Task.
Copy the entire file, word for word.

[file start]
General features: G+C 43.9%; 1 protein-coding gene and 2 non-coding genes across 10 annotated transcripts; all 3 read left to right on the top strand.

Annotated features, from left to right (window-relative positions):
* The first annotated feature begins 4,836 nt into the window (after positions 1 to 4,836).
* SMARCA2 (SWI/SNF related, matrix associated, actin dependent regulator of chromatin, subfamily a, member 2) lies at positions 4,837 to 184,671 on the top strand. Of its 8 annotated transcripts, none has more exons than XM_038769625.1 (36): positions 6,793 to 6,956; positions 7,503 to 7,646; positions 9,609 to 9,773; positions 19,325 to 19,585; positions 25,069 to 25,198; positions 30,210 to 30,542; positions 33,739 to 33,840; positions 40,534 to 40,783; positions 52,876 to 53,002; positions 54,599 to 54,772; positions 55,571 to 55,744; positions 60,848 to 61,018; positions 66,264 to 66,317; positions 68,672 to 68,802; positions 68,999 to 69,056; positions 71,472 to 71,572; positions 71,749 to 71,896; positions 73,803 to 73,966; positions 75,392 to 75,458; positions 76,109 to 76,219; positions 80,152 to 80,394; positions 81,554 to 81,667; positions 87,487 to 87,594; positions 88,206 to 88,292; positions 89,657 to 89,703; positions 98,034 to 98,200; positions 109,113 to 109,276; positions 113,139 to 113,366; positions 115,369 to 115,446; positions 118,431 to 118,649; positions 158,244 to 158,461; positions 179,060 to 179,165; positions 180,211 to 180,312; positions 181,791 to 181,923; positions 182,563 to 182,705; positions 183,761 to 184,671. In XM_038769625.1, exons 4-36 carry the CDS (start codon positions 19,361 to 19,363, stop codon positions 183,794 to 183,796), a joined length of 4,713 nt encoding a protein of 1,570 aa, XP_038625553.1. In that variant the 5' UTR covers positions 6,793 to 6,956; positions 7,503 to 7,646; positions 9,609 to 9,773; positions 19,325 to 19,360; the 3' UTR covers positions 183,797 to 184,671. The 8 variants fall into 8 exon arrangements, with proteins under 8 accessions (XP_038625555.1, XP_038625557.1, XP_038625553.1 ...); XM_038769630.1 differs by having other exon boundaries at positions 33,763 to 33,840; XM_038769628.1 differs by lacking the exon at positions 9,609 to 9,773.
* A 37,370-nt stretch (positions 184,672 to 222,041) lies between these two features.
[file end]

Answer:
General features: G+C 43.9%; 1 protein-coding gene and 2 non-coding genes across 10 annotated transcripts; all 3 read left to right on the top strand.

Annotated features, from left to right (window-relative positions):
* The first annotated feature begins 4,836 nt into the window (after positions 1 to 4,836).
* SMARCA2 (SWI/SNF related, matrix associated, actin dependent regulator of chromatin, subfamily a, member 2) lies at positions 4,837 to 184,671 on the top strand. Of its 8 annotated transcripts, none has more exons than XM_038769625.1 (36): positions 6,793 to 6,956; positions 7,503 to 7,646; positions 9,609 to 9,773; positions 19,325 to 19,585; positions 25,069 to 25,198; positions 30,210 to 30,542; positions 33,739 to 33,840; positions 40,534 to 40,783; positions 52,876 to 53,002; positions 54,599 to 54,772; positions 55,571 to 55,744; positions 60,848 to 61,018; positions 66,264 to 66,317; positions 68,672 to 68,802; positions 68,999 to 69,056; positions 71,472 to 71,572; positions 71,749 to 71,896; positions 73,803 to 73,966; positions 75,392 to 75,458; positions 76,109 to 76,219; positions 80,152 to 80,394; positions 81,554 to 81,667; positions 87,487 to 87,594; positions 88,206 to 88,292; positions 89,657 to 89,703; positions 98,034 to 98,200; positions 109,113 to 109,276; positions 113,139 to 113,366; positions 115,369 to 115,446; positions 118,431 to 118,649; positions 158,244 to 158,461; positions 179,060 to 179,165; positions 180,211 to 180,312; positions 181,791 to 181,923; positions 182,563 to 182,705; positions 183,761 to 184,671. In XM_038769625.1, exons 4-36 carry the CDS (start codon positions 19,361 to 19,363, stop codon positions 183,794 to 183,796), a joined length of 4,713 nt encoding a protein of 1,570 aa, XP_038625553.1. In that variant the 5' UTR covers positions 6,793 to 6,956; positions 7,503 to 7,646; positions 9,609 to 9,773; positions 19,325 to 19,360; the 3' UTR covers positions 183,797 to 184,671. The 8 variants fall into 8 exon arrangements, with proteins under 8 accessions (XP_038625555.1, XP_038625557.1, XP_038625553.1 ...); XM_038769630.1 differs by having other exon boundaries at positions 33,763 to 33,840; XM_038769628.1 differs by lacking the exon at positions 9,609 to 9,773.
* A 37,370-nt stretch (positions 184,672 to 222,041) lies between these two features.